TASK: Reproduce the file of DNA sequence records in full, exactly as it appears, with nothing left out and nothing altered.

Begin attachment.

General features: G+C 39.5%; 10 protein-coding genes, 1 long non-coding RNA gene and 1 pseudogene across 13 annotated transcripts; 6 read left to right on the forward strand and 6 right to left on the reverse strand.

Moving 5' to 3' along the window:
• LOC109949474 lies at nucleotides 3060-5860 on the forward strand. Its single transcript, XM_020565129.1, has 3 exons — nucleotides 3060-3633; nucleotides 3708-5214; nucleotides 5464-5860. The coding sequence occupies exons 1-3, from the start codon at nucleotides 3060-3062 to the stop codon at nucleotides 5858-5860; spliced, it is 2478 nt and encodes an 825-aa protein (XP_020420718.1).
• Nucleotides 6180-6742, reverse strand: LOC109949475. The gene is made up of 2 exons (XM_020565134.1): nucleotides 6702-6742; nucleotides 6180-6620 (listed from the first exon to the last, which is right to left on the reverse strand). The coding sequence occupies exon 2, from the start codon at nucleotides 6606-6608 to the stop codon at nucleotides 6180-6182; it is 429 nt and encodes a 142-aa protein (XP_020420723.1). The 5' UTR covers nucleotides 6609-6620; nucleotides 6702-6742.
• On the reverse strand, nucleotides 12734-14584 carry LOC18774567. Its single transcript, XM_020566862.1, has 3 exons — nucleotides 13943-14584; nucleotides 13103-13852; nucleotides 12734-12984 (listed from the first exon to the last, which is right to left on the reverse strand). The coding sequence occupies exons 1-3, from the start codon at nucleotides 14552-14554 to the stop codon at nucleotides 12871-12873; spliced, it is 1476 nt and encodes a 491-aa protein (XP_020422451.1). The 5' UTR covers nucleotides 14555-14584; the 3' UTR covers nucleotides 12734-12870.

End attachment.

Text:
General features: G+C 39.5%; 10 protein-coding genes, 1 long non-coding RNA gene and 1 pseudogene across 13 annotated transcripts; 6 read left to right on the forward strand and 6 right to left on the reverse strand.

Moving 5' to 3' along the window:
• LOC109949474 lies at nucleotides 3060-5860 on the forward strand. Its single transcript, XM_020565129.1, has 3 exons — nucleotides 3060-3633; nucleotides 3708-5214; nucleotides 5464-5860. The coding sequence occupies exons 1-3, from the start codon at nucleotides 3060-3062 to the stop codon at nucleotides 5858-5860; spliced, it is 2478 nt and encodes an 825-aa protein (XP_020420718.1).
• Nucleotides 6180-6742, reverse strand: LOC109949475. The gene is made up of 2 exons (XM_020565134.1): nucleotides 6702-6742; nucleotides 6180-6620 (listed from the first exon to the last, which is right to left on the reverse strand). The coding sequence occupies exon 2, from the start codon at nucleotides 6606-6608 to the stop codon at nucleotides 6180-6182; it is 429 nt and encodes a 142-aa protein (XP_020420723.1). The 5' UTR covers nucleotides 6609-6620; nucleotides 6702-6742.
• On the reverse strand, nucleotides 12734-14584 carry LOC18774567. Its single transcript, XM_020566862.1, has 3 exons — nucleotides 13943-14584; nucleotides 13103-13852; nucleotides 12734-12984 (listed from the first exon to the last, which is right to left on the reverse strand). The coding sequence occupies exons 1-3, from the start codon at nucleotides 14552-14554 to the stop codon at nucleotides 12871-12873; spliced, it is 1476 nt and encodes a 491-aa protein (XP_020422451.1). The 5' UTR covers nucleotides 14555-14584; the 3' UTR covers nucleotides 12734-12870.